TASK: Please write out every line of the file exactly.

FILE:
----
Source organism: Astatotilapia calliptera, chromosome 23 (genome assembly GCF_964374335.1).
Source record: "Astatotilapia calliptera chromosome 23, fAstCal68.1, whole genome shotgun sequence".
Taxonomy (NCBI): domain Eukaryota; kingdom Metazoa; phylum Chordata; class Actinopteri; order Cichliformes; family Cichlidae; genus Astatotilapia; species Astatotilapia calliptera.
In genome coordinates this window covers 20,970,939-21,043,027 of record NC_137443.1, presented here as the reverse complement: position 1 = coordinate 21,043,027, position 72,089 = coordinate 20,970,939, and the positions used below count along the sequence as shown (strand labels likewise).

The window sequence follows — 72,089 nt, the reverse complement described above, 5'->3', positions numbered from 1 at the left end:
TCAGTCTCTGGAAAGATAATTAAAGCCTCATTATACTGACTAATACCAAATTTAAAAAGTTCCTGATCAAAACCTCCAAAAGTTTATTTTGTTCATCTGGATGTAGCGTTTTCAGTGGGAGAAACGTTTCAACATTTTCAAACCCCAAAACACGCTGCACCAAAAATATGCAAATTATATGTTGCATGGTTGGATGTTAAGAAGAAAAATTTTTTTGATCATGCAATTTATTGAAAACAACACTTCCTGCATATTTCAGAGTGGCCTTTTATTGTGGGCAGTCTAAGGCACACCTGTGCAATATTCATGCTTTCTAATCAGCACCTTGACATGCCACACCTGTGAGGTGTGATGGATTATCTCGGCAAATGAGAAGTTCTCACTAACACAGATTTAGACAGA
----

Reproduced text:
Source organism: Astatotilapia calliptera, chromosome 23 (genome assembly GCF_964374335.1).
Source record: "Astatotilapia calliptera chromosome 23, fAstCal68.1, whole genome shotgun sequence".
Taxonomy (NCBI): domain Eukaryota; kingdom Metazoa; phylum Chordata; class Actinopteri; order Cichliformes; family Cichlidae; genus Astatotilapia; species Astatotilapia calliptera.
In genome coordinates this window covers 20,970,939-21,043,027 of record NC_137443.1, presented here as the reverse complement: position 1 = coordinate 21,043,027, position 72,089 = coordinate 20,970,939, and the positions used below count along the sequence as shown (strand labels likewise).

The window sequence follows — 72,089 nt, the reverse complement described above, 5'->3', positions numbered from 1 at the left end:
TCAGTCTCTGGAAAGATAATTAAAGCCTCATTATACTGACTAATACCAAATTTAAAAAGTTCCTGATCAAAACCTCCAAAAGTTTATTTTGTTCATCTGGATGTAGCGTTTTCAGTGGGAGAAACGTTTCAACATTTTCAAACCCCAAAACACGCTGCACCAAAAATATGCAAATTATATGTTGCATGGTTGGATGTTAAGAAGAAAAATTTTTTTGATCATGCAATTTATTGAAAACAACACTTCCTGCATATTTCAGAGTGGCCTTTTATTGTGGGCAGTCTAAGGCACACCTGTGCAATATTCATGCTTTCTAATCAGCACCTTGACATGCCACACCTGTGAGGTGTGATGGATTATCTCGGCAAATGAGAAGTTCTCACTAACACAGATTTAGACAGA